Victoria felt it was important that ITV aired her conversation about cancer on I’m A Celeb Credit: ITV/Shutterstock
Her aim with the podcast is to open up these conversations and decode some of the language. “There is lots of terminology that we can slip into which doesn’t help people. For instance, the term ‘secondary breast cancer’. People don’t know what it means. It feels like a polite euphemism and I don’t like it,” she says. Put simply, it’s when the cancer has spread from the breast to another part of the body, such as the bones, lungs or liver. While there may be treatment to manage it, it is no longer curable. Talking about this I am struck by how important it is to get anything unusual checked as soon as possible.
Sadly, since the start of the pandemic, many have not been to the doctor about symptoms for fear of putting pressure on the NHS, or they haven’t been able to get a face-to-face appointment, so their illness has gone undiagnosed. Last month, The Telegraph reported that England is at risk of replacing the Covid crisis with a cancer crisis, with more than 300,000 people missing urgent checks. Statistics from Cancer Research UK said breast cancer checks alone had dropped by more than 20,000. “I met a woman for the podcast whose check-up was delayed due to Covid,” says Victoria. “By the time she got there, she had secondary breast cancer. That woman’s cancer is now not curable and she’ll never know if it’s because her check-up was delayed. It’s hard for my brain to go there because it’s so distressing.” Throughout the pandemic, there was the message that the NHS was still open “but that message wasn’t loud enough or emphatic enough”, she says. “And the knock-on effect of that is immense.”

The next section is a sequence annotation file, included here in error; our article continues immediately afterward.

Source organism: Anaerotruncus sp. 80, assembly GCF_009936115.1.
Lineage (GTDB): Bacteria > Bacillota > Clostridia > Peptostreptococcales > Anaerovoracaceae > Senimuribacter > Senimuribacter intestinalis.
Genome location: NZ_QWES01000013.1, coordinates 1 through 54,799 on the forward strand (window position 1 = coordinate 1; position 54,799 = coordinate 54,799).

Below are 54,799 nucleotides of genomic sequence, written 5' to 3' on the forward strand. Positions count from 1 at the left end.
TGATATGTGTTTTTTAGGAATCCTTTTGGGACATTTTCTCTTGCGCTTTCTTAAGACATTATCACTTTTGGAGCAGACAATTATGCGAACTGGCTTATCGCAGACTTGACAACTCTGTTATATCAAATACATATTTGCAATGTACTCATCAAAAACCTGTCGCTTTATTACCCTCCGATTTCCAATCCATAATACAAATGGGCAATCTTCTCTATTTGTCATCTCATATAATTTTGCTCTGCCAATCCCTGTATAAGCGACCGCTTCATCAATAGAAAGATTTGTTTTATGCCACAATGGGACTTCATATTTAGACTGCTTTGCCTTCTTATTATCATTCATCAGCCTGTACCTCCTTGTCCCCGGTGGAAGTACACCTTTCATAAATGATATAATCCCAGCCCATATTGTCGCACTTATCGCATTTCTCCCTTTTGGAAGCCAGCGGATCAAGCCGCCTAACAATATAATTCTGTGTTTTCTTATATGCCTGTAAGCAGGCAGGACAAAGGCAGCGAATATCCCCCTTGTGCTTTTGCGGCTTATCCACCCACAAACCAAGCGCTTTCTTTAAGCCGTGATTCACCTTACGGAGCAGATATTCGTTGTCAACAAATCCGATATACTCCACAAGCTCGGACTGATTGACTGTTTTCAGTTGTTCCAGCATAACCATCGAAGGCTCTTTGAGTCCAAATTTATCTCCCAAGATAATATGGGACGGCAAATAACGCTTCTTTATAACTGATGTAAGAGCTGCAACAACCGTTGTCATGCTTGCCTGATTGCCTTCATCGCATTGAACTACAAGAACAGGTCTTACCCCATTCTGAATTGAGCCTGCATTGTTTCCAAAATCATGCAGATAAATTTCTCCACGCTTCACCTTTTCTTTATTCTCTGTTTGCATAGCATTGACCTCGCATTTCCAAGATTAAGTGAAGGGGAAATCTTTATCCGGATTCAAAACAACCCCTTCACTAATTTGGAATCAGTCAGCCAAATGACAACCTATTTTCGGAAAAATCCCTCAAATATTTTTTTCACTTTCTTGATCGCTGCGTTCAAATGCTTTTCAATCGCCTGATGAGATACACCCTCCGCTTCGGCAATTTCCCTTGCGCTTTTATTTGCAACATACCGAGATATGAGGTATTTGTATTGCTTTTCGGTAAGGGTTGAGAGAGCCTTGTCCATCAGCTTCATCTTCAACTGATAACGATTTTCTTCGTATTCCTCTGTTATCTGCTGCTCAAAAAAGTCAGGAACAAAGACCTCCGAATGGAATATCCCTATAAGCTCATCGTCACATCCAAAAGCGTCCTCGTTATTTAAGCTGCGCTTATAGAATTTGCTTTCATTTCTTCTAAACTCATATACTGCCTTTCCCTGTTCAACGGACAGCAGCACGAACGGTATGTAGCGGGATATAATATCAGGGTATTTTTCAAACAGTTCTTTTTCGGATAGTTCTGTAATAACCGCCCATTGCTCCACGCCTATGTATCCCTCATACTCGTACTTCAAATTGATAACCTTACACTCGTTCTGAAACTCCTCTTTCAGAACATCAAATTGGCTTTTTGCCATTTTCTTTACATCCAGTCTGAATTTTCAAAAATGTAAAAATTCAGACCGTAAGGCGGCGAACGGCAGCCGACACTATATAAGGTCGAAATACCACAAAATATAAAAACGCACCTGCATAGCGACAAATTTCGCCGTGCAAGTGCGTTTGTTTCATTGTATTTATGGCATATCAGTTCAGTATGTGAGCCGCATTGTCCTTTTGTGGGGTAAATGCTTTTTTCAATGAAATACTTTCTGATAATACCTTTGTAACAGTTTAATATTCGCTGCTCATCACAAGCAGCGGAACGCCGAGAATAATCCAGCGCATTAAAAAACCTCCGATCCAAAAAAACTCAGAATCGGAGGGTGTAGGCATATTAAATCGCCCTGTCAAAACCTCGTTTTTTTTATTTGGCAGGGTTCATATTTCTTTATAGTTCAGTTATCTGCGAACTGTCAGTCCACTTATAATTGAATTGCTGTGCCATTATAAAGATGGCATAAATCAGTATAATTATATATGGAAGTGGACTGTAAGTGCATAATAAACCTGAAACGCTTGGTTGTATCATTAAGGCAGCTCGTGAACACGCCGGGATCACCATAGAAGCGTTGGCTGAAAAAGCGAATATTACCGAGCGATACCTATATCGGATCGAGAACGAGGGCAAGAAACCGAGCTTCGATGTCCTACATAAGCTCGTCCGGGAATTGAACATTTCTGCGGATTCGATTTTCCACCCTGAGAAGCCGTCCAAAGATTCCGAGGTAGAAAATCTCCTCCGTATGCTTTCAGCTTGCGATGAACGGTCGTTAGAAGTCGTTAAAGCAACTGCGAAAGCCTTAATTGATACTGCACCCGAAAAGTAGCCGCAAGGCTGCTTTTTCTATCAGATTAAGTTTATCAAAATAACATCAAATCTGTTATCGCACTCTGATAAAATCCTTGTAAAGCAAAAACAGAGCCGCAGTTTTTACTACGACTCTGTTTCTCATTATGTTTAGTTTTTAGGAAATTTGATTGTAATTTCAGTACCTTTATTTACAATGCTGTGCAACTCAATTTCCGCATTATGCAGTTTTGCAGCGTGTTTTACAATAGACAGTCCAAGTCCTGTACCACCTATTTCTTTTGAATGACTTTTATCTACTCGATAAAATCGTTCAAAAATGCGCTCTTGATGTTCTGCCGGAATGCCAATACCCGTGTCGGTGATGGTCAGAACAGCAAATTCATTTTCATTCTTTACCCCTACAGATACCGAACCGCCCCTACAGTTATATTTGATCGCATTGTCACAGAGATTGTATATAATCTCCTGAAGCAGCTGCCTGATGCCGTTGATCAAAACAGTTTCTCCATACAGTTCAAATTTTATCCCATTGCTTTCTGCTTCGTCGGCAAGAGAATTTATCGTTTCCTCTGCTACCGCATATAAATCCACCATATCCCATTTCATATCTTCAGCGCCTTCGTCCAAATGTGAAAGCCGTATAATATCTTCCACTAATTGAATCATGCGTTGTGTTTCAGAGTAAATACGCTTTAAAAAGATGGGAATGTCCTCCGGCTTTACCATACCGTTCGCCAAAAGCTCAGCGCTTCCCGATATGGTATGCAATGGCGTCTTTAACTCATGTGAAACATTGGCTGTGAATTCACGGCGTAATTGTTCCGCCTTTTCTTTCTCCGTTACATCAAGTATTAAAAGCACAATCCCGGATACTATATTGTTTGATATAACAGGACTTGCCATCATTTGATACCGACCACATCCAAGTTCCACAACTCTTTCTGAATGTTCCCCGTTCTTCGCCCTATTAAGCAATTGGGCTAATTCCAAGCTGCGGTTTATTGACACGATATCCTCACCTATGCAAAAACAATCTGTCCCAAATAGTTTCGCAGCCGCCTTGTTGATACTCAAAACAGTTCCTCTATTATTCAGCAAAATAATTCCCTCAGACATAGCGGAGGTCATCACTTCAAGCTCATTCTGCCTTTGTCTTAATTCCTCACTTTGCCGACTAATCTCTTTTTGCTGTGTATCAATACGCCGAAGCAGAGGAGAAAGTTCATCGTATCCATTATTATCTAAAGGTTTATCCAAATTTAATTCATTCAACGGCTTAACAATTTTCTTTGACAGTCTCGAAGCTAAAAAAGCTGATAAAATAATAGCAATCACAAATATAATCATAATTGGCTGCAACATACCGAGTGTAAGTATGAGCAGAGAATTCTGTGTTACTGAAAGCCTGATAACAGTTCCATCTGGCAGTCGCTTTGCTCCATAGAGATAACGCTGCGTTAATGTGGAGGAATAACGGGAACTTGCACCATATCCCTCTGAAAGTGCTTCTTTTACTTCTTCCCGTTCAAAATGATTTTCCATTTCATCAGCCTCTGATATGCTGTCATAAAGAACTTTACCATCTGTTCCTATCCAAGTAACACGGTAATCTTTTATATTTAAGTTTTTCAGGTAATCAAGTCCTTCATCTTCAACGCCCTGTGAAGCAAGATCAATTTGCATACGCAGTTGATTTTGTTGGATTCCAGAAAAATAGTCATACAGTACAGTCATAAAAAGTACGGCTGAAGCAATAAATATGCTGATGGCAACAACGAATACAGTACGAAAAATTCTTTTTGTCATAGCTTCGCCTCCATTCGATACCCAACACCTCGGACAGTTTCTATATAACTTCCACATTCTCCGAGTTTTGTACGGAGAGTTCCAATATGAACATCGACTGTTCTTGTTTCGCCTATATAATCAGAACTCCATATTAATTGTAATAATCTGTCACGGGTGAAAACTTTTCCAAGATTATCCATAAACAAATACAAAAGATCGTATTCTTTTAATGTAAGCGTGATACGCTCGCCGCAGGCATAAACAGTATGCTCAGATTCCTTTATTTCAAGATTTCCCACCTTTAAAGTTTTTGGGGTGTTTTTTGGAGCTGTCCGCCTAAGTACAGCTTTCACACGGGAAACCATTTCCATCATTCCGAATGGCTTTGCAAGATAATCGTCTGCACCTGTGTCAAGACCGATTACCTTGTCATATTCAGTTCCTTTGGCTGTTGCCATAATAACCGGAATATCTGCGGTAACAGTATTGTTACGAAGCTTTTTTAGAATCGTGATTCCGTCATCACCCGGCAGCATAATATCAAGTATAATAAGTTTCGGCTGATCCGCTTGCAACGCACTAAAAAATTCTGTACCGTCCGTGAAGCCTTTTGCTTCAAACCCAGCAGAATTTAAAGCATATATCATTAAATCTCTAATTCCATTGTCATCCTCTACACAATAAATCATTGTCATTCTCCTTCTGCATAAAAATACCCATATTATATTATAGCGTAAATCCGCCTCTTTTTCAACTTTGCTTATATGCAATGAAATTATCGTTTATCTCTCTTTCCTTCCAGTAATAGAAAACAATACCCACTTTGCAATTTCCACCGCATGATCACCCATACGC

I should add that my own experience was efficient, despite it being lockdown in January. I was referred quickly by my GP, and started chemo within six weeks of the day I first noticed a lump. I was lucky that I could have my husband at the appointment where I got the biopsy results to confirm that it was breast cancer, but it made me think about those who live alone and hadn’t bubbled with another household during lockdown.
“I interviewed a woman on the podcast who was given her cancer diagnosis on her own and then had to go home all alone,” says Victoria. “She doesn’t have a family or a partner at home, so there was literally no one she could hug. I asked her, have you actually hugged anyone since your diagnosis? And the answer was no, not one person, and as a result she hadn’t shed a tear. Because she’d been so desperate to preserve her sanity, in this period of loneliness, that she hadn’t wanted to allow herself to cry. It’s just extraordinary times that people have been through.”